I got to the hospital expecting a quick shot and run. Papa was in the car with Das Big Boy, and Herr Husband came up to L&D (Labor and Delivery) with me. It was my third time there this pregnancy. The first for a fall, the second last week after I had a total panic attack following my crappy cervical diagnosis and felt crampy and thought I might have broken my water. It was ultrasound goo. I, of all people, should know the difference.
Instead of stab and go, they also insisted on strapping me to the monitor, and kept me there for hours for painless (or totally unfelt) contractions that the monitor was picking up. It also seemed to notice when I cried because I worried that Das Big Boy wouldn’t get to trick-or-treat. He wound up going with his Gigi, and saying “Trick or treat,” and “Hoo, Hoo,” and “Happy Halloween,” and “Thank you!” and also, “Candy and money!” because my mom told him how they needed money ready for the UNICEF boxes. Anyway, it took forever for me to get out of the hospital because of the excessive contractions. But they finally decided I wasn’t in labor and let me leave. I also got a fetal fibronectin test, which looks for a hormone secreted as the body prepares for labor (my second such test in six days). A negative test means you only have a 1-5% chance of going into labor in the next one to two weeks, a positive one means you have a 40-60% of going into labor in the next one to two weeks. My test was negative, so that was good.
So where am I? Home. Scared. Sleeping downstairs. Moving only from bed to couch to bathroom to kitchen for a quick snack or water refill, but only if I’m up already. And don’t worry, there is obsessive hand-washing between bathroom and kitchen, in case that sounded gross.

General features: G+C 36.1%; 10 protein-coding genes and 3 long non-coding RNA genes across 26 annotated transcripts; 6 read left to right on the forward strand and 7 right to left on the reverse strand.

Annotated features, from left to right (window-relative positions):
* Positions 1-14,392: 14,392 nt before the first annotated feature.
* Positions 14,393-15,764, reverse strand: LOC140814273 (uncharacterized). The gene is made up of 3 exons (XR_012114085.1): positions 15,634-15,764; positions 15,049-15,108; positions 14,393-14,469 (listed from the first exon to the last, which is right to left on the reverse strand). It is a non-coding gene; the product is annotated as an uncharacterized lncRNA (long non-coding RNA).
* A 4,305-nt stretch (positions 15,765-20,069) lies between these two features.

My parents and Herr Husband have been amazing, since I can do almost nothing and can’t parent effectively from the couch. We’re in the process of hiring a nanny. There’s that practical stuff. Then there’s the emotional stuff like how sad it makes me that I can’t be a real mom to my son in what were supposed to be our last months of just-us time. And then there’s the terror of having another preemie. Now the extant preemie is doing amazingly well. He turned two on October 21. He made his first joke last week. He sings songs and plays out simple skits with his toys. He cuddles and laughs and smiles a ton. He kisses my belly and says “Hello, baby.” Other than eating like a pukey one year old, he’s doing great. Testing at or above his actual age in cognition and language. And he knows his letters, numbers, colors, and shapes. He can count to ten, even if he has decided that three through six are sometimes superfluous. (I’m owed a tiny brag, right?).
But let’s not forget how excruciating preemie parenting is–the constant worry, the health crises that might be nothing or might spell long-term problems or worse, the indescribable wrenching of abandoning your baby every night. And how much worse it would be with a toddler missing me every time I’m with the baby. I’ll just feel like a shitty mother to not one, but two, children.
So we don’t know what will happen. I could stick it out to 34 weeks and beyond or I could deliver tomorrow. But now you know what has happened. And I’ll use this space to keep you posted. And to tell you other stuff, like how I made new friends or how I might (fingers crossed) get a beloved former student to be Das Big Boy’s nanny.